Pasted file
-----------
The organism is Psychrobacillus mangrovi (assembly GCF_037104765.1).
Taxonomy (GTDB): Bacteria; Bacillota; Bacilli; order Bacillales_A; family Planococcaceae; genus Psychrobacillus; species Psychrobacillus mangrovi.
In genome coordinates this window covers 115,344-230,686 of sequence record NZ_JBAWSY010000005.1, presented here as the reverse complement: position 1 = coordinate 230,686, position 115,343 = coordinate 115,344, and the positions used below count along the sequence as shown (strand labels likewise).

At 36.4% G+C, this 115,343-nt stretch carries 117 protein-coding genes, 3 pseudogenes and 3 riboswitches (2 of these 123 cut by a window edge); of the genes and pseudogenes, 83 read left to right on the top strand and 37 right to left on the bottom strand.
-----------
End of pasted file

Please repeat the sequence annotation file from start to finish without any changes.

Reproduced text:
The organism is Psychrobacillus mangrovi (assembly GCF_037104765.1).
Taxonomy (GTDB): Bacteria; Bacillota; Bacilli; order Bacillales_A; family Planococcaceae; genus Psychrobacillus; species Psychrobacillus mangrovi.
In genome coordinates this window covers 115,344-230,686 of sequence record NZ_JBAWSY010000005.1, presented here as the reverse complement: position 1 = coordinate 230,686, position 115,343 = coordinate 115,344, and the positions used below count along the sequence as shown (strand labels likewise).

At 36.4% G+C, this 115,343-nt stretch carries 117 protein-coding genes, 3 pseudogenes and 3 riboswitches (2 of these 123 cut by a window edge); of the genes and pseudogenes, 83 read left to right on the top strand and 37 right to left on the bottom strand.